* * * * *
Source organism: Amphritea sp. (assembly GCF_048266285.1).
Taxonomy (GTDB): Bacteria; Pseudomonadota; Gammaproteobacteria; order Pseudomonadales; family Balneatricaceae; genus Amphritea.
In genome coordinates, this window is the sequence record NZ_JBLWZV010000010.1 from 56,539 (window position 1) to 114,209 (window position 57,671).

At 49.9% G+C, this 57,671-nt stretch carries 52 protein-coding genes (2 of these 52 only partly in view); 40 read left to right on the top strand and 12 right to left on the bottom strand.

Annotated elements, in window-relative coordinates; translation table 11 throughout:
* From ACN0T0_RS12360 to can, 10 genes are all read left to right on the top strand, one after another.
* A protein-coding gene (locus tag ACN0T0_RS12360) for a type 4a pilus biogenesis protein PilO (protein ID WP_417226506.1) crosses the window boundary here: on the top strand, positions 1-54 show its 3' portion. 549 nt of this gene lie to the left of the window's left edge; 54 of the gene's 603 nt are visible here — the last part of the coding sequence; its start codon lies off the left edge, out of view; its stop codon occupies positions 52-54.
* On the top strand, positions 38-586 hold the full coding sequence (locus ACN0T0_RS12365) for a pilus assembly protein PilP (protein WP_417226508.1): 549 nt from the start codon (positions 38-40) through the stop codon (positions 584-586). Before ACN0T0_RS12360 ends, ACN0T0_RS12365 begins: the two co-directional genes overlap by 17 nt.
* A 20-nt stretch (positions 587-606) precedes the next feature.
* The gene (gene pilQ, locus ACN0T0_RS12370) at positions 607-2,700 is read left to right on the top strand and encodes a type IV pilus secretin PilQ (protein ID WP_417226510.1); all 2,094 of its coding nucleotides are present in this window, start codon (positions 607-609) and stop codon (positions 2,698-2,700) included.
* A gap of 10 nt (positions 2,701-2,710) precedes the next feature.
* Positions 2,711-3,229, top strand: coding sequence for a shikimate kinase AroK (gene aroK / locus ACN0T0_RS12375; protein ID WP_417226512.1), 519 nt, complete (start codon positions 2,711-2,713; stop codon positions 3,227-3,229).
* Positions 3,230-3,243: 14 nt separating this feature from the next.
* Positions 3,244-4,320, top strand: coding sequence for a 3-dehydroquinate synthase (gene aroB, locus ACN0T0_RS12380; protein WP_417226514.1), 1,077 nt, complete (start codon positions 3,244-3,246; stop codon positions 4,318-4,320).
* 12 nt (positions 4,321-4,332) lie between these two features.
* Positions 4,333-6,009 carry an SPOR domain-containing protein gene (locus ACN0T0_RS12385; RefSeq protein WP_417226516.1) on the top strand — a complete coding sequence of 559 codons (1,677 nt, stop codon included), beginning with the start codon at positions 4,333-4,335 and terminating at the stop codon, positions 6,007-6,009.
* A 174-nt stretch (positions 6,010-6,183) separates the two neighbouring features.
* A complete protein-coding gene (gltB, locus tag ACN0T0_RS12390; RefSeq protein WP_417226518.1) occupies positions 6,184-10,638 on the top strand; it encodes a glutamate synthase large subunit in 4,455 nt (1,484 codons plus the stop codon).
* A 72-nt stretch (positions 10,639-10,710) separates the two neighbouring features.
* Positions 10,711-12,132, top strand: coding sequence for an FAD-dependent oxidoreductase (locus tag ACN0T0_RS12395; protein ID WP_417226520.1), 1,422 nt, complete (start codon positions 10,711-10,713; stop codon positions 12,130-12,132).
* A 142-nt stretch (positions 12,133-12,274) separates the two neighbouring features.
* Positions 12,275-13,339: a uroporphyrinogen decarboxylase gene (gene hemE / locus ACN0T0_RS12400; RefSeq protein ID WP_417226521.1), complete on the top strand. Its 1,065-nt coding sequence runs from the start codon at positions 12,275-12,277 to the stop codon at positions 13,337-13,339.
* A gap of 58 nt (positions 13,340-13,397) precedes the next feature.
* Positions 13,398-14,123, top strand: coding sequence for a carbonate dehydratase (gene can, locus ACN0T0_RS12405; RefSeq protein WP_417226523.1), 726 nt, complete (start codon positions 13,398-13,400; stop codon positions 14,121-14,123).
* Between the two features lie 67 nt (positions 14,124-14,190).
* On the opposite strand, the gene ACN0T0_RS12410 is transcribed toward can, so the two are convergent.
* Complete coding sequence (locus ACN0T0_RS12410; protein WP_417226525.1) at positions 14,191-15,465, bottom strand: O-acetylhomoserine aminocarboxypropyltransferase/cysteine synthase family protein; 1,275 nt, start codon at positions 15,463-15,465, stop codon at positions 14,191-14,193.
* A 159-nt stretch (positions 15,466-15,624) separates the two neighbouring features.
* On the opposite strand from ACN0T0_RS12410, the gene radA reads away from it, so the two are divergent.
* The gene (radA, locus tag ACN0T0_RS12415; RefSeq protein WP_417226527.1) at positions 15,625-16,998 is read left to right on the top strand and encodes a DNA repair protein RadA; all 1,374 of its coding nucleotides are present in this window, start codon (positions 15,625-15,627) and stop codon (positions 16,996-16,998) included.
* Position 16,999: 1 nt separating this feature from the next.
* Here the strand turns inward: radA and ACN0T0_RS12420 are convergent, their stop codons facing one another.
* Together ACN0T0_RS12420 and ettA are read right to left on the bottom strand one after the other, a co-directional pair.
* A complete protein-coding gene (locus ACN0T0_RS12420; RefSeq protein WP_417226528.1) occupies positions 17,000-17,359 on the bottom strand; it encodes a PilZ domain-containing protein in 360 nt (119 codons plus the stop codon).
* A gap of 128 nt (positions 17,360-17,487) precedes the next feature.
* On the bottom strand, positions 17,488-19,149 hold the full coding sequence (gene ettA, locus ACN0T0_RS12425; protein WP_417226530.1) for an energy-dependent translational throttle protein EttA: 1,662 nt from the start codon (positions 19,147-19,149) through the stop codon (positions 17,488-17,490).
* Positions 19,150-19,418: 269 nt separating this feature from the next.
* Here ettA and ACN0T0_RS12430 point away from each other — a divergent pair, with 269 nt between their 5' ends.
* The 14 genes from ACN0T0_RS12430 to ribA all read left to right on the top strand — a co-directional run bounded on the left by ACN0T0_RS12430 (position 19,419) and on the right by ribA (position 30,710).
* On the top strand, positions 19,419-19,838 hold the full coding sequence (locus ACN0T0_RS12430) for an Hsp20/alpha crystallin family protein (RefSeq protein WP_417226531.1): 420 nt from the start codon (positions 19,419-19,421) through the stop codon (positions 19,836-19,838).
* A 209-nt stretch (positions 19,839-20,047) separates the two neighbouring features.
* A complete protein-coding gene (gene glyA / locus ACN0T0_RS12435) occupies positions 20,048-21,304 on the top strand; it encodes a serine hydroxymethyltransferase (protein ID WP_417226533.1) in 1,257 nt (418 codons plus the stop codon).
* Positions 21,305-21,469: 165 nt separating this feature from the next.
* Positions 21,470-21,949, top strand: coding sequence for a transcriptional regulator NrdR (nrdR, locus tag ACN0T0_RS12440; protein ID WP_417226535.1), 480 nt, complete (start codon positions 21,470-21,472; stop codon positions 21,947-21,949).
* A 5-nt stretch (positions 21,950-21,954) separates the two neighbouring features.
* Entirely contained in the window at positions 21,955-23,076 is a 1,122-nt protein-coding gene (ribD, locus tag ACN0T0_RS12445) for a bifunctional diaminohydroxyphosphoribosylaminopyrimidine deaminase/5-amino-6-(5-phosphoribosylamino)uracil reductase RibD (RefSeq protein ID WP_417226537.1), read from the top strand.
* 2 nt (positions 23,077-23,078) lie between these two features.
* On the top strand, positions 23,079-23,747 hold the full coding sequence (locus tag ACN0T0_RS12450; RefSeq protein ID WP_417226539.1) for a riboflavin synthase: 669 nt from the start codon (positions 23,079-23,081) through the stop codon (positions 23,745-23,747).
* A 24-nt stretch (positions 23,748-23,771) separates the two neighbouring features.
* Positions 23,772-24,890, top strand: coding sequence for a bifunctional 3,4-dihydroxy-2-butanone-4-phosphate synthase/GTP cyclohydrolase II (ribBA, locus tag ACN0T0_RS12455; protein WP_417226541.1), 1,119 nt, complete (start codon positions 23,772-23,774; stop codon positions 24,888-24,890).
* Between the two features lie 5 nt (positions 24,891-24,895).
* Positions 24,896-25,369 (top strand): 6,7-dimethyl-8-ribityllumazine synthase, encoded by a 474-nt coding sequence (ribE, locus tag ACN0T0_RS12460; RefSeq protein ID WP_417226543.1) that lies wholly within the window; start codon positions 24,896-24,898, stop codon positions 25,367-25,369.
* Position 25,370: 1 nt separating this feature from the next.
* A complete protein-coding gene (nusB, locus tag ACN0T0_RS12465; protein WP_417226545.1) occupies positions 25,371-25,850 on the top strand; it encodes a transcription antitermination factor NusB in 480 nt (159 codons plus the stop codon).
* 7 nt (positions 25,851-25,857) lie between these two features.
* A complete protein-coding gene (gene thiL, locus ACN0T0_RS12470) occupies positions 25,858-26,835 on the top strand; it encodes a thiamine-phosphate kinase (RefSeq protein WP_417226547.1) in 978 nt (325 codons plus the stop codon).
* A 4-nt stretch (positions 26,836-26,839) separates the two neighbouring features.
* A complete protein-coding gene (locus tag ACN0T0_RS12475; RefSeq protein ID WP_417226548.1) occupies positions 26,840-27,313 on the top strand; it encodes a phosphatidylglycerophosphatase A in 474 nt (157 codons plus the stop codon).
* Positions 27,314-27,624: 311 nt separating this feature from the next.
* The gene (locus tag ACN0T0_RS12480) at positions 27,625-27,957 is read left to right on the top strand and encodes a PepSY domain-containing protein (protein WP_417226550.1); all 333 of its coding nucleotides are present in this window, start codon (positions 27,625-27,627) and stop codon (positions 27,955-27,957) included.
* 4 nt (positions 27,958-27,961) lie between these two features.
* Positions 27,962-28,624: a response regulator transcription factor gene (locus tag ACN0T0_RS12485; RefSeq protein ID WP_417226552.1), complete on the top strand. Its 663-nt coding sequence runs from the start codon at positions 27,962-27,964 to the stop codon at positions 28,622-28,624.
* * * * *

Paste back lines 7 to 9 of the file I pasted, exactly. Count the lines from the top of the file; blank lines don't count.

* A protein-coding gene (locus tag ACN0T0_RS12360) for a type 4a pilus biogenesis protein PilO (protein ID WP_417226506.1) crosses the window boundary here: on the top strand, positions 1-54 show its 3' portion. 549 nt of this gene lie to the left of the window's left edge; 54 of the gene's 603 nt are visible here — the last part of the coding sequence; its start codon lies off the left edge, out of view; its stop codon occupies positions 52-54.
* On the top strand, positions 38-586 hold the full coding sequence (locus ACN0T0_RS12365) for a pilus assembly protein PilP (protein WP_417226508.1): 549 nt from the start codon (positions 38-40) through the stop codon (positions 584-586). Before ACN0T0_RS12360 ends, ACN0T0_RS12365 begins: the two co-directional genes overlap by 17 nt.
* A 20-nt stretch (positions 587-606) precedes the next feature.